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Interview with Oscar Bastidas

Home > Designer Interviews > Oscar Bastidas

Editor Frank Scott (FS) from DesignPRWire has interviewed designer Oscar Bastidas (OB) for A’ Design Award and Competition. You can access the full profile of Oscar Bastidas by clicking here.

Interview with Oscar Bastidas at Monday 19th of March 2018

FS: Could you please tell us more about your art and design background? What made you become an artist/designer? Have you always wanted to be a designer?
OB: I'm a Venezuelan Graphic Designer currently living in Brooklyn, New York. I have 15 years of experience on the development of advertising material and art pieces. My work has been featured in international publications specialized in Design such as: Logoism, Logo Decode, Logos 4, Graphics Can Be Managed and Eat & Go.

FS: Can you tell us more about your company / design studio?
OB: Mor8 Design Studio is focused on Branding Design, or what I call "Hand-crafted Branding Design", which is a closer definition of my work style. Designing brands with their own personalities, through illustrated logos, lettering and irregular details that make these brands unique and real.

FS: What is "design" for you?
OB: I would say that "Design" is any visual element that generates a reaction in you, when you see it or touch it.

FS: What kinds of works do you like designing most?
OB: Branding Design

FS: What is your most favorite design, could you please tell more about it?
OB: I don't know, I think is hard to choose a favorite design, there are too many variables and styles that are good and complete different each other.

FS: What was the first thing you designed for a company?
OB: A small obituary for a newspaper.

FS: What is your favorite material / platform / technology?
OB: Adobe Illustrator

FS: When do you feel the most creative?
OB: When I'm alone, mostly in late hours by night with a beer.

FS: Which aspects of a design do you focus more during designing?
OB: I would say the concept, I think you can not design something because it looks cool and that's it. Everything needs to have a strong concept background.

FS: What kind of emotions do you feel when you design?
OB: Joy, sometimes frustration, surprise.

FS: What kind of emotions do you feel when your designs are realized?
OB: I would say Pride, relief. My favorite part is when the work is neat and finished. Seeing something big, solid and real work that resulted from sketches; that is the moment when all the hours and late nights of work pay off.

FS: What makes a design successful?
OB: In my opinion, a good branding design is the one that you’ve never seen before and jump onto your face like something really fresh and different.

FS: When judging a design as good or bad, which aspects do you consider first?
OB: Right now due to softwares and internet tools, everybody in the world can use the same typography that you are using, and you can see the complete market, trends and competition look without leaving your computer. You can even buy a logo for $10 on a website. All these aspects of the current market make different brands stand up over the others, and by “different”, I mean custom fonts, illustrations, organic shapes and unexpected concepts.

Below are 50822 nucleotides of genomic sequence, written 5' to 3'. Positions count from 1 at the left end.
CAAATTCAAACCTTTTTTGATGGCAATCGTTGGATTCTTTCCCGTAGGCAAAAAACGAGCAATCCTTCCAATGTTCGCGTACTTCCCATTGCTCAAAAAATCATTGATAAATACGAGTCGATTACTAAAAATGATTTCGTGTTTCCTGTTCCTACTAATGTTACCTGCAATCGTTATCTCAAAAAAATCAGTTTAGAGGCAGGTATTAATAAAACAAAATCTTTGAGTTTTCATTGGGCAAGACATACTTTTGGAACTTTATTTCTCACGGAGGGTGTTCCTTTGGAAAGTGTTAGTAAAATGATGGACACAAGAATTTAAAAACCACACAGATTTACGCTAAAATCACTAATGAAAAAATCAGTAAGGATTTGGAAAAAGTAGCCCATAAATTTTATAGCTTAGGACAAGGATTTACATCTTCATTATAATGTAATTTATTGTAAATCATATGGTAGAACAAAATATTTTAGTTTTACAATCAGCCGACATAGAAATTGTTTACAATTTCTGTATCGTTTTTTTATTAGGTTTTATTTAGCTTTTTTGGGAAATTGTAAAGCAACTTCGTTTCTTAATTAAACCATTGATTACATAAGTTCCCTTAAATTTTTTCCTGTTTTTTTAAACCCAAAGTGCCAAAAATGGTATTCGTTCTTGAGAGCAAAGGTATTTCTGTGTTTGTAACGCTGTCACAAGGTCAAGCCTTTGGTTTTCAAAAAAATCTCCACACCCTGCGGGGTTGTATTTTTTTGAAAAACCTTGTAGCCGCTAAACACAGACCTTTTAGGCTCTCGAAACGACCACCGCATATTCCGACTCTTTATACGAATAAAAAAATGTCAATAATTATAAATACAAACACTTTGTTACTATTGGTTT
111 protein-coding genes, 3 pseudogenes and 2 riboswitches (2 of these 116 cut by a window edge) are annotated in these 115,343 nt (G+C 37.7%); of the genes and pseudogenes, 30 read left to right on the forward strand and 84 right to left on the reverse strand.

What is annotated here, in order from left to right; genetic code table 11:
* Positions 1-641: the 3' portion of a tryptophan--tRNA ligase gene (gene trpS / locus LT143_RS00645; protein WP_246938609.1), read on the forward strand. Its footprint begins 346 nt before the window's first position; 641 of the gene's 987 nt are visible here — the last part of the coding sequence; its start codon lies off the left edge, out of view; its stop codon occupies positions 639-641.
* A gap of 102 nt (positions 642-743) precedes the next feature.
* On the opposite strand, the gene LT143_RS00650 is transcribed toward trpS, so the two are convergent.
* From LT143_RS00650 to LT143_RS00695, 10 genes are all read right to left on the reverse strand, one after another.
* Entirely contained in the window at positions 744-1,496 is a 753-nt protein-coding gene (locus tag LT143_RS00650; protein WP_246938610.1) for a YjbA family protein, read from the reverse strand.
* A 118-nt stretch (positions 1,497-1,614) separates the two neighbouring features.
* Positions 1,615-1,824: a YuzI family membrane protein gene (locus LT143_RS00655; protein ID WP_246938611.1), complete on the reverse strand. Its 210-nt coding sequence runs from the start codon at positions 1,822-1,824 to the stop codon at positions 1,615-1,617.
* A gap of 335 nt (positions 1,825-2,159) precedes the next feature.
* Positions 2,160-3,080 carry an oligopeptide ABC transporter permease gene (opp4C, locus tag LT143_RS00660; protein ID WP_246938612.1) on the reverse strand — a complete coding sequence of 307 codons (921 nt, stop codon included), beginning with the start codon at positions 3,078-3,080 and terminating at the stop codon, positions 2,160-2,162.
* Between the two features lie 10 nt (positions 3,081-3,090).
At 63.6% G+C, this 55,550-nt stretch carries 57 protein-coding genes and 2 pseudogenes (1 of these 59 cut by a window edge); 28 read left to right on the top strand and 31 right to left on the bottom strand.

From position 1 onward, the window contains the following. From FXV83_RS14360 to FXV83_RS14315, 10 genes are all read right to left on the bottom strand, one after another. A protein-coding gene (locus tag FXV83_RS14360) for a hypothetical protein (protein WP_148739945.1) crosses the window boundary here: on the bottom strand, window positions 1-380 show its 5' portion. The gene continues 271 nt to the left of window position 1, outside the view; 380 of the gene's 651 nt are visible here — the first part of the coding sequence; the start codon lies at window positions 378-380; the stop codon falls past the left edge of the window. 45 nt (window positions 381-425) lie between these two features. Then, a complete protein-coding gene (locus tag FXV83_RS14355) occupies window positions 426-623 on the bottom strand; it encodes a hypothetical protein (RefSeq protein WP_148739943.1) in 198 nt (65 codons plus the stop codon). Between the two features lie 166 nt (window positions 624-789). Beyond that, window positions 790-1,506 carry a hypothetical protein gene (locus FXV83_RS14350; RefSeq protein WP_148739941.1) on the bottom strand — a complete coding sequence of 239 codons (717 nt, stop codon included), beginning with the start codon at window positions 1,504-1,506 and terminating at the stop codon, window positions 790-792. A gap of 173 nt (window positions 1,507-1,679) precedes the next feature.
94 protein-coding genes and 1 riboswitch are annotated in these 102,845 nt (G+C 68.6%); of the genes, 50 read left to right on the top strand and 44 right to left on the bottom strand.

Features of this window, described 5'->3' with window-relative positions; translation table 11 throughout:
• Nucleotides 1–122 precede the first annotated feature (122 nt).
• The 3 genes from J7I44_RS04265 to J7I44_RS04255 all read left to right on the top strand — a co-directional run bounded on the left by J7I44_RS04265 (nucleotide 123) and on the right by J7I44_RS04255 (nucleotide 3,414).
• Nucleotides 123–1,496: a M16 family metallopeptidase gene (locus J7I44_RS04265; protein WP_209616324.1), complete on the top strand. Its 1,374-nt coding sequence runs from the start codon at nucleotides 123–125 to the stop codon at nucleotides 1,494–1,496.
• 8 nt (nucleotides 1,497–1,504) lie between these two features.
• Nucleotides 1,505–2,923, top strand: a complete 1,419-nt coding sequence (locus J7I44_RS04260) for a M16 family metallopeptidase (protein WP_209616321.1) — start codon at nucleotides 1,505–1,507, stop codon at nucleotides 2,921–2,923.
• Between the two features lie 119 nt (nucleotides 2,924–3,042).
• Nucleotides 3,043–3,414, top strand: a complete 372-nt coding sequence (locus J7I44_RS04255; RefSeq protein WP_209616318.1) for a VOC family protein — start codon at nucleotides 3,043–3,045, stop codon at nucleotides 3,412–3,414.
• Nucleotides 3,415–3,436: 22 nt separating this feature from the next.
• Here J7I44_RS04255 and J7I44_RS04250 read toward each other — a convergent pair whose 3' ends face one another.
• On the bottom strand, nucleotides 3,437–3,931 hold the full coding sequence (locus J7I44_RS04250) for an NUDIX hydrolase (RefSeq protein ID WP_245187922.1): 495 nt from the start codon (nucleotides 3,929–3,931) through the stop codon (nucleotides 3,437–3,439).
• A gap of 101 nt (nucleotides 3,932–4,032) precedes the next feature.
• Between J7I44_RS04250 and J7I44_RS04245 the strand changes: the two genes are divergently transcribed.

FS: From your point of view, what are the responsibilities of a designer for society and environment?
OB: Never loose the functionality aspect. Always look for a best and different final user experience.

FS: How do you think the "design field" is evolving? What is the future of design?
OB: Right now everything is changing faster than never. The Design Softwares are getting more versatile, saving you hours of work, the esthetic trends changes almost per week, the delivery deadlines are shorter, etc... in somehow all these aspects makes the market more competitive and tough. I think at the moment you avoid the must quantity of plugins or templates possible, you will bring up as a truly different designer, using the most important tool of design, that is the Human Factor.

FS: When was your last exhibition and where was it? And when do you want to hold your next exhibition?
OB: By 2017 I was invited to participate on an international Expo called "36 Days of Type" in Barcelona, Spain. The concept was about the artistic interpretation of each letter of the alphabet.

FS: Where does the design inspiration for your works come from? How do you feed your creativity? What are your sources of inspirations?
OB: I’m always looking for references. They don’t have to be trendy or even about design, but the references are always a “must” in my design process. I do not believe there is such thing as a “free of reference” design, everything has an influence, every graphic story you want to tell has something that came from your memories and tastes.

FS: How would you describe your design style? What made you explore more this style and what are the main characteristics of your style? What's your approach to design?
OB: Currently I'm focused on Branding Design, or what I call "Hand-crafted Branding Design", which is a closer definition of my work style. Designing brands with their own personalities, through illustrated logos, lettering and irregular details that make these brands unique and real.

FS: Where do you live? Do you feel the cultural heritage of your country affects your designs? What are the pros and cons during designing as a result of living in your country?
OB: I'm actually living in Brooklyn, New York, I spent two years in Florida, but I came from Caracas, Venezuela. I think everything that you see, listen, eat or touch always affect your design style. The worst thing you can do is keep locked in your apartment behind a computer without interacting with anything or anyone.

FS: How do you work with companies?
OB: I try to adapt my style to the project as much as possible. I’m a good team player when it comes large projects, I feed from other people’s opinions and points of view while trying to contribute in my own way.

FS: What are your suggestions to companies for working with a designer? How can companies select a good designer?